Richard Hayes is the Marketing Assistant at The University of Salford’s School of Art & Design, he co-ordinates the School’s digital marketing strategy. Richard is also researching “Fear Marketing”, his blog can be read at www.fearmarketing.co.uk.
What are the Higher Education digital marketing plans?
Education marketing is starting to change and Higher Education institutes are finally embracing the use of Social Media as way of directly contacting University applicants. Higher Education digital marketing plans now include the use of sites like Facebook, MySpace, Twitter, YouTube, Bebo and Flickr and many other social networking sites.
It has been shown that these Social Media sites can be a good communication method for Higher Education Institutes as it enables direct contact with Applicants and so (hopefully) increasing applications.
The audience for Higher Education, and so Education Marketing, is students between the ages of 16 – 21 and it has been shown that 75%(1) of that target market regularly use Social Media as a way to communicate.
Higher Education institutes such as University of Salford are using Social Media within it’s digital marketing plan in a number of ways; hosting videos on YouTube, running their own Twitter page, a profile on Facebook, campaigns through Bebo and profiles on LinkedIn.
Though it should be said that these digital marketing campaigns should focus on communicating through social media to potential students and not as a means to communicate to existing students.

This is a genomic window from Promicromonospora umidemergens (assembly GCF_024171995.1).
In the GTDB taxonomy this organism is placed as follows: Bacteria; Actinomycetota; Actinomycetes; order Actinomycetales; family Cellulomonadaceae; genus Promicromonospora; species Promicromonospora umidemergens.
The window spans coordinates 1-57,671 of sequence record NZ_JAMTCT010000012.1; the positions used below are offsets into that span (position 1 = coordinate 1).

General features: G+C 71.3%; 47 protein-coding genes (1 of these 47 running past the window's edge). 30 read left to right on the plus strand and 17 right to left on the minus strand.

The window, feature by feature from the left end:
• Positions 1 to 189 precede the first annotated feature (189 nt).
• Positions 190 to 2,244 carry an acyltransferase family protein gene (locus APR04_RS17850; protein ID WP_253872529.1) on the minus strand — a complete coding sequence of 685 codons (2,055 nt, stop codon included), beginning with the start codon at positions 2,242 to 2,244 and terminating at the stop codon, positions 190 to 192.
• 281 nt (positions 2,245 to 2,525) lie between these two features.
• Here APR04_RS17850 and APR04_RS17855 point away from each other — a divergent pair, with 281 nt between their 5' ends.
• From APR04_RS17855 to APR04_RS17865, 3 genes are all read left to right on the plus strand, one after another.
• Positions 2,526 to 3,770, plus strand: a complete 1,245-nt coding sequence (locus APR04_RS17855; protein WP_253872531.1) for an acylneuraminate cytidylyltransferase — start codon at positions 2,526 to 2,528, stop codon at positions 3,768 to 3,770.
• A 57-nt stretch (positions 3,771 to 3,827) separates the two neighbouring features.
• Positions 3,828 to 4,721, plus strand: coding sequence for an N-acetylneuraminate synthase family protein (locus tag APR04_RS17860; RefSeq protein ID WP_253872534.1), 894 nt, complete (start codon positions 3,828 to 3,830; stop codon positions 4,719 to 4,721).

Martin Weller, professor of educational technology at the Open University, said that “students do not want their professor as their friend on Facebook”.
Digital marketing plans are becoming mainstream
The 2009 Higher Education in a Web 2.0 report showed that these digital marketing plans are coming from the early adopting few and has little of the systematic and coordinated approach of the more traditional communications media.
The nature of the using these media are that they encourage social networking and should be presented within any digital marketing strategy as elements of a single plan. Too many higher education institutes allow different people to use different tools to reach the same audience, not presenting the cohesive education marketing plan.
Social media are infinitely adaptable to higher education’s changing digital marketing needs and the new way in which it’s target audience communicates. Not only should higher education institute change it’s digital marketing strategies, but also they way that social networking is used.
For any higher education institute the bottom line for any marketing strategy is applications. Education marketing should always focus on the needs of these applicants and use their digital marketing to communicate to them effectively.
The guidelines for the use of Social media for higher education for digital marketing would then be:
1. Listen to your applicants; 75% use social networking and social media, but which ones do your applicants use?
2. Use a coordinated approach for Education Marketing plans and utilise the strength inherent in social media. Don’t just do the check of Facebook, Twitter, etc make sure they are all working together, save time and effort.
3. Use it as a two-way conversation, remembering the social in social media. Remember to reply in good time though, check the sites regularly.
4. Do something different. Using the Social Media is just a start; no one is coming to your University just because they liked you on Facebook. You still have to populate it with great content, stories, videos, images, etc
5. Create some ground rules about what is communicated through the Social Media sites. Getting some boundaries in place before setting it up and communicating to all staff involved is good practice.
(1) Higher Education in a Web 2.0 World, Committee of Inquiry into the Changing Learner Experience, March 2009